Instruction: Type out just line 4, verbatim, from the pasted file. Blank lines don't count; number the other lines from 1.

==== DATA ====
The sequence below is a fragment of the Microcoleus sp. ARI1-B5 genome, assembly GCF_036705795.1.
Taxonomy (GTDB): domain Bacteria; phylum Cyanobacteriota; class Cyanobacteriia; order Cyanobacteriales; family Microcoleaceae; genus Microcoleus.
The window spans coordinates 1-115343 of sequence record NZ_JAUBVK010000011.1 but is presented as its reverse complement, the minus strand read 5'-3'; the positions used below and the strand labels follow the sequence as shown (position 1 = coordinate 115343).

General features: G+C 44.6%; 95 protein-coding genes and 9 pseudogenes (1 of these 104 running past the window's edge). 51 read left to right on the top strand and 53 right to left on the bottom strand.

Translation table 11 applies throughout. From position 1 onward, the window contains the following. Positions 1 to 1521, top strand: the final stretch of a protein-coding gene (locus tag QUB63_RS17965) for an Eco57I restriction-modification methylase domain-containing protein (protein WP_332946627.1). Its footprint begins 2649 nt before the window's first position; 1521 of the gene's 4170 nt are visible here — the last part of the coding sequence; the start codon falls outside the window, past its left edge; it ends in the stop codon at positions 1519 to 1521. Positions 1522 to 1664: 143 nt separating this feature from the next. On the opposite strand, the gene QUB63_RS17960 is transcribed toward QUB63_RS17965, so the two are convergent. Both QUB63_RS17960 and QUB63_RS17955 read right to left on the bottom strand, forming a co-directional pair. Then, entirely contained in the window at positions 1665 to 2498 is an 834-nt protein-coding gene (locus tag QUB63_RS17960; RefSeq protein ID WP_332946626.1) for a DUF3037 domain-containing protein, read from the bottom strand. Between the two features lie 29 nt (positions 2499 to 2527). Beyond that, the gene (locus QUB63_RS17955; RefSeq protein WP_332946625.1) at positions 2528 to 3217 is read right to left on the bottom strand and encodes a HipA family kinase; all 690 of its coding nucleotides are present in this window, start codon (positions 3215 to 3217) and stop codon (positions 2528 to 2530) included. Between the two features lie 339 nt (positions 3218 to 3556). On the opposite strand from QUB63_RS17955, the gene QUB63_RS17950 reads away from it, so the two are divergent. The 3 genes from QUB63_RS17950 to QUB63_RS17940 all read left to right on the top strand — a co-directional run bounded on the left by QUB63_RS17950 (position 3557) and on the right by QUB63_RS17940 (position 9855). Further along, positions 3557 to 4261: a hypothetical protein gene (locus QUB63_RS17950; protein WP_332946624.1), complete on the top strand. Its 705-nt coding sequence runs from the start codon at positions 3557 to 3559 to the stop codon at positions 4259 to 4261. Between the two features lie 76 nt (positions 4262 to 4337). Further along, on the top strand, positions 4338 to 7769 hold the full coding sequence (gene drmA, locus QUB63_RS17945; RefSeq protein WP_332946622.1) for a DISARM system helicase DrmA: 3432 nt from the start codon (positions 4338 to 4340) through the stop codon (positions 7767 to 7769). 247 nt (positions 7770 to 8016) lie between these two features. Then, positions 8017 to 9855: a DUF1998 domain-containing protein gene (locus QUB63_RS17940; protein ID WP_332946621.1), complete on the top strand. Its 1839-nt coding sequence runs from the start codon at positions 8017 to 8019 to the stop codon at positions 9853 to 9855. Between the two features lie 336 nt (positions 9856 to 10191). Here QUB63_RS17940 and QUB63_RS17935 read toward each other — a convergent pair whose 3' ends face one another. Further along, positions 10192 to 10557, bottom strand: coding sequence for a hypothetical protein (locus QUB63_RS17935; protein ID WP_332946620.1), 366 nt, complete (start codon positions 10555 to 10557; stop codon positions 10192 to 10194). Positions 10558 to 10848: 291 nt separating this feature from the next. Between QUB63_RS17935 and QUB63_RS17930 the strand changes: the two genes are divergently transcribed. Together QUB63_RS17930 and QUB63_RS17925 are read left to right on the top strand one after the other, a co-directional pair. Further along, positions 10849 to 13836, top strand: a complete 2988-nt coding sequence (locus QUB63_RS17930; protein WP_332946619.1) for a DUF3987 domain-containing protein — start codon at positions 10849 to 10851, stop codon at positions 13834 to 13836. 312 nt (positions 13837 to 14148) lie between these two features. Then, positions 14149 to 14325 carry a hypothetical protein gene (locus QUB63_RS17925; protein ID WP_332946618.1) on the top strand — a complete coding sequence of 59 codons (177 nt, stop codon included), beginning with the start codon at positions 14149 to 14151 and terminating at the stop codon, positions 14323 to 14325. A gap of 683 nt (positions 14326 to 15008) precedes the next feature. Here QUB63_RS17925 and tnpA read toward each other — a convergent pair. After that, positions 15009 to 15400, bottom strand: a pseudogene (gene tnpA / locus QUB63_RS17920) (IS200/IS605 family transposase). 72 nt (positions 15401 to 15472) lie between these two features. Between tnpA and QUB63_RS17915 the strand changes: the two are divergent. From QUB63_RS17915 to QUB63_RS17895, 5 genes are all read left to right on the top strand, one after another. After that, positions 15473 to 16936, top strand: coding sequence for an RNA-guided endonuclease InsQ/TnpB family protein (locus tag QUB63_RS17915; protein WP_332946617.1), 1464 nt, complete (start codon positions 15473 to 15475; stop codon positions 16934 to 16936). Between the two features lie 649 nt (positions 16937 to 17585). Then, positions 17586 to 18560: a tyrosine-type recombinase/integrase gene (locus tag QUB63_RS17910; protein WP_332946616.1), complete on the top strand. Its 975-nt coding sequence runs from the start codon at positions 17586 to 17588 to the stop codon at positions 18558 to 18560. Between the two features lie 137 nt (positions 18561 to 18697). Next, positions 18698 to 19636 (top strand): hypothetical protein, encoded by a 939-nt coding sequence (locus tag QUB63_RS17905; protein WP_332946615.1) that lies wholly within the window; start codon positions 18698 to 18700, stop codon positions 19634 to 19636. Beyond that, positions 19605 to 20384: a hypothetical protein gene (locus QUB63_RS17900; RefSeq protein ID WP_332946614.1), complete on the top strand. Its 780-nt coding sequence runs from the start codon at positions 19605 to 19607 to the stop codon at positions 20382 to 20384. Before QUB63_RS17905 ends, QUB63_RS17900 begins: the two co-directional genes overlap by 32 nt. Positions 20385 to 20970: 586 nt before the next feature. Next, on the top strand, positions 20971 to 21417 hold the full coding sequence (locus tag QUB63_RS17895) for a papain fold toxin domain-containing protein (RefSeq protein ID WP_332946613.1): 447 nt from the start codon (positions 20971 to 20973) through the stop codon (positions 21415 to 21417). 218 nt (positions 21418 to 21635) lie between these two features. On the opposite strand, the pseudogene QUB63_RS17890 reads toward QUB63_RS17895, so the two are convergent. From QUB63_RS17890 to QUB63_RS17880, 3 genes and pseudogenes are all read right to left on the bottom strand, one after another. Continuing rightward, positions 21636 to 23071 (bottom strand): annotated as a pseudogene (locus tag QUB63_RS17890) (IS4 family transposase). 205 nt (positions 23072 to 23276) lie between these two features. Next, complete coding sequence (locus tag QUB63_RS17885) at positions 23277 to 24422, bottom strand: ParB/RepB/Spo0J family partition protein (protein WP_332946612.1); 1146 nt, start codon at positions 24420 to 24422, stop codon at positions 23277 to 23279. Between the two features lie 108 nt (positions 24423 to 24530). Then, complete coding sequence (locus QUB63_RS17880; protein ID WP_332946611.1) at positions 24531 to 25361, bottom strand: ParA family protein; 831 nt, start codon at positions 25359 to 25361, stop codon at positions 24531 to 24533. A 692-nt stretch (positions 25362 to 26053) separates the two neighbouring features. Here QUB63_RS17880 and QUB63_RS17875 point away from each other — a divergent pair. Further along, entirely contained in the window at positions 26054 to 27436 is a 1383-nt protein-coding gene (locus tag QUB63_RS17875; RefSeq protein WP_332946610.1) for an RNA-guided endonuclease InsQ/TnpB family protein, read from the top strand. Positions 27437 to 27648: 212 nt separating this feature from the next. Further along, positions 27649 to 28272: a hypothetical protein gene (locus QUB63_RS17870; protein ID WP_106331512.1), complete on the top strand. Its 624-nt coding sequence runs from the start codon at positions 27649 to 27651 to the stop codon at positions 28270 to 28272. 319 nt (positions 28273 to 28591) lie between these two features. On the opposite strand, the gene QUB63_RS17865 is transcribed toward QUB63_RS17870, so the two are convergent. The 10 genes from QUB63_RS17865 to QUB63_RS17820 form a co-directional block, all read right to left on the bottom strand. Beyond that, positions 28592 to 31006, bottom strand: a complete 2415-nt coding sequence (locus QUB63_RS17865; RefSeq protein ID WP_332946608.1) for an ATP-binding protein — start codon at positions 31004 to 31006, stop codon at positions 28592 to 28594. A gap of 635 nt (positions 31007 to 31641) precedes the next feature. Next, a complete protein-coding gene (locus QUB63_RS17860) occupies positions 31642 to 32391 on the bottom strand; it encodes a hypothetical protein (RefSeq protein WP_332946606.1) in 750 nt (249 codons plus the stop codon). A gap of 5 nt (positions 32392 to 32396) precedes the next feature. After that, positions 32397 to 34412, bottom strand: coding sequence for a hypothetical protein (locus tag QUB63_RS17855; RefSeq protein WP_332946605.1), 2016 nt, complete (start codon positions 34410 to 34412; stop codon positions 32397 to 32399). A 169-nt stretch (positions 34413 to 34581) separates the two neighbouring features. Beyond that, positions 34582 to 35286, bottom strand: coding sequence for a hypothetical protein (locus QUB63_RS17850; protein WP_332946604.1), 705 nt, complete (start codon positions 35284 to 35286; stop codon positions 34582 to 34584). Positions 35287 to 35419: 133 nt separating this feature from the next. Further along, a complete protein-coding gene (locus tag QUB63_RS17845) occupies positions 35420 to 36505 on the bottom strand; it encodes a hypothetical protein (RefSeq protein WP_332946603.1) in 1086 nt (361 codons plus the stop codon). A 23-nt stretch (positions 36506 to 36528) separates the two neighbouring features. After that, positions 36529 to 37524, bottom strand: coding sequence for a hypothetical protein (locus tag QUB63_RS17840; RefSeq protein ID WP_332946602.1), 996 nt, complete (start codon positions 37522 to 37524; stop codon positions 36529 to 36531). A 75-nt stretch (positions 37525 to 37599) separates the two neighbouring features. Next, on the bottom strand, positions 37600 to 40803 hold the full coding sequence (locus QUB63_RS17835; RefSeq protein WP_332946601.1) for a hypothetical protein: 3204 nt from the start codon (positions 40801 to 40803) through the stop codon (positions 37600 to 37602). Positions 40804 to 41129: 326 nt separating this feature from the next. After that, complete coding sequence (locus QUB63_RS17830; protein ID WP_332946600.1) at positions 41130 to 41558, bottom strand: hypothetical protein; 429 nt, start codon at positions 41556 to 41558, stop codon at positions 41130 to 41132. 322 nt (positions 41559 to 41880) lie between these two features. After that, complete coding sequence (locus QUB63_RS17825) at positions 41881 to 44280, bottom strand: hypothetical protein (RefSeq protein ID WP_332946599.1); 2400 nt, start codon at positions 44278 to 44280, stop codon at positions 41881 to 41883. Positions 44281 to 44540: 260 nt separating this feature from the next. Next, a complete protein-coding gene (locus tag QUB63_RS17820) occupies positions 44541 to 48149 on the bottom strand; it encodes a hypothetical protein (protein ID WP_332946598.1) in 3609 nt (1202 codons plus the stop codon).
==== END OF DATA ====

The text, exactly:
General features: G+C 44.6%; 95 protein-coding genes and 9 pseudogenes (1 of these 104 running past the window's edge). 51 read left to right on the top strand and 53 right to left on the bottom strand.